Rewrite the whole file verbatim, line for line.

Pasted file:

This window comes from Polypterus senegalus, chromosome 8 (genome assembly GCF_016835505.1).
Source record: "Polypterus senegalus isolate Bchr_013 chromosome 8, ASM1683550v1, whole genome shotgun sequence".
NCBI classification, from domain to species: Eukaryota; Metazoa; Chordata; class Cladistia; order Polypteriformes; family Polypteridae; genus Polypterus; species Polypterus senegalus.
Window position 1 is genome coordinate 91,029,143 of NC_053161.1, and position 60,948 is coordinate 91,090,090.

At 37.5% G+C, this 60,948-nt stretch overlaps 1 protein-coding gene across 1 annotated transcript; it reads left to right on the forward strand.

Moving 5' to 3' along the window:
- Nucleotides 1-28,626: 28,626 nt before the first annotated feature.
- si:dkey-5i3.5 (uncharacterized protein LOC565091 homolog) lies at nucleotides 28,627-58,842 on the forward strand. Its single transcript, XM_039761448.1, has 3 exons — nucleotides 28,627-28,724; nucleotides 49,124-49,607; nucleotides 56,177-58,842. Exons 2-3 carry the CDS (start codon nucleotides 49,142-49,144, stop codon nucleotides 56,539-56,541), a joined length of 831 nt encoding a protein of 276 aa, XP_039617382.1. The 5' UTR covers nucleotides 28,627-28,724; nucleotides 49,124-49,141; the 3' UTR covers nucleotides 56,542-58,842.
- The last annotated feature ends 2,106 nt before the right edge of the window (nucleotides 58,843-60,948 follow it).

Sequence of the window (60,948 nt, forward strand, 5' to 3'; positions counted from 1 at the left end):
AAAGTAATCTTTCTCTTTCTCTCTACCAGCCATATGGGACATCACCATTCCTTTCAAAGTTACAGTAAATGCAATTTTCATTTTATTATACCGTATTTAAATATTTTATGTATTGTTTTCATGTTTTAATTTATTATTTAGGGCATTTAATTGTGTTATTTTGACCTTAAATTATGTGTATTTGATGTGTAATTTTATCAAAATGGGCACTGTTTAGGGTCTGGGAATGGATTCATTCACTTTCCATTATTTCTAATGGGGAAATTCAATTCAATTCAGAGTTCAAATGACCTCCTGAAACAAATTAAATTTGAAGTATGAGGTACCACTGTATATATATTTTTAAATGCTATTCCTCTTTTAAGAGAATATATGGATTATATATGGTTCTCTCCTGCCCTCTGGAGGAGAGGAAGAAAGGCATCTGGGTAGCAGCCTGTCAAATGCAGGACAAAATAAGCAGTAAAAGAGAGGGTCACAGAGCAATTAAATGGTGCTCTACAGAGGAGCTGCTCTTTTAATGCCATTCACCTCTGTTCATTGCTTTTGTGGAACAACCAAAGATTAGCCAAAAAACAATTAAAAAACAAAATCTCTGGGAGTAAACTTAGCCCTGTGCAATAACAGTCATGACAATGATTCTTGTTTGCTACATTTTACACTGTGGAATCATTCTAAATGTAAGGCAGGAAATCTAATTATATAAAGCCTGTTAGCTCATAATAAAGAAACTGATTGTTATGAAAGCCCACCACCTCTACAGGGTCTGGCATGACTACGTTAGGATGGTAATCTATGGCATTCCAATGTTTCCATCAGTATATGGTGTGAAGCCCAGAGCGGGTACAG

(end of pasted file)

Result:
This window comes from Polypterus senegalus, chromosome 8 (genome assembly GCF_016835505.1).
Source record: "Polypterus senegalus isolate Bchr_013 chromosome 8, ASM1683550v1, whole genome shotgun sequence".
NCBI classification, from domain to species: Eukaryota; Metazoa; Chordata; class Cladistia; order Polypteriformes; family Polypteridae; genus Polypterus; species Polypterus senegalus.
Window position 1 is genome coordinate 91,029,143 of NC_053161.1, and position 60,948 is coordinate 91,090,090.

At 37.5% G+C, this 60,948-nt stretch overlaps 1 protein-coding gene across 1 annotated transcript; it reads left to right on the forward strand.

Moving 5' to 3' along the window:
- Nucleotides 1-28,626: 28,626 nt before the first annotated feature.
- si:dkey-5i3.5 (uncharacterized protein LOC565091 homolog) lies at nucleotides 28,627-58,842 on the forward strand. Its single transcript, XM_039761448.1, has 3 exons — nucleotides 28,627-28,724; nucleotides 49,124-49,607; nucleotides 56,177-58,842. Exons 2-3 carry the CDS (start codon nucleotides 49,142-49,144, stop codon nucleotides 56,539-56,541), a joined length of 831 nt encoding a protein of 276 aa, XP_039617382.1. The 5' UTR covers nucleotides 28,627-28,724; nucleotides 49,124-49,141; the 3' UTR covers nucleotides 56,542-58,842.
- The last annotated feature ends 2,106 nt before the right edge of the window (nucleotides 58,843-60,948 follow it).

Sequence of the window (60,948 nt, forward strand, 5' to 3'; positions counted from 1 at the left end):
AAAGTAATCTTTCTCTTTCTCTCTACCAGCCATATGGGACATCACCATTCCTTTCAAAGTTACAGTAAATGCAATTTTCATTTTATTATACCGTATTTAAATATTTTATGTATTGTTTTCATGTTTTAATTTATTATTTAGGGCATTTAATTGTGTTATTTTGACCTTAAATTATGTGTATTTGATGTGTAATTTTATCAAAATGGGCACTGTTTAGGGTCTGGGAATGGATTCATTCACTTTCCATTATTTCTAATGGGGAAATTCAATTCAATTCAGAGTTCAAATGACCTCCTGAAACAAATTAAATTTGAAGTATGAGGTACCACTGTATATATATTTTTAAATGCTATTCCTCTTTTAAGAGAATATATGGATTATATATGGTTCTCTCCTGCCCTCTGGAGGAGAGGAAGAAAGGCATCTGGGTAGCAGCCTGTCAAATGCAGGACAAAATAAGCAGTAAAAGAGAGGGTCACAGAGCAATTAAATGGTGCTCTACAGAGGAGCTGCTCTTTTAATGCCATTCACCTCTGTTCATTGCTTTTGTGGAACAACCAAAGATTAGCCAAAAAACAATTAAAAAACAAAATCTCTGGGAGTAAACTTAGCCCTGTGCAATAACAGTCATGACAATGATTCTTGTTTGCTACATTTTACACTGTGGAATCATTCTAAATGTAAGGCAGGAAATCTAATTATATAAAGCCTGTTAGCTCATAATAAAGAAACTGATTGTTATGAAAGCCCACCACCTCTACAGGGTCTGGCATGACTACGTTAGGATGGTAATCTATGGCATTCCAATGTTTCCATCAGTATATGGTGTGAAGCCCAGAGCGGGTACAG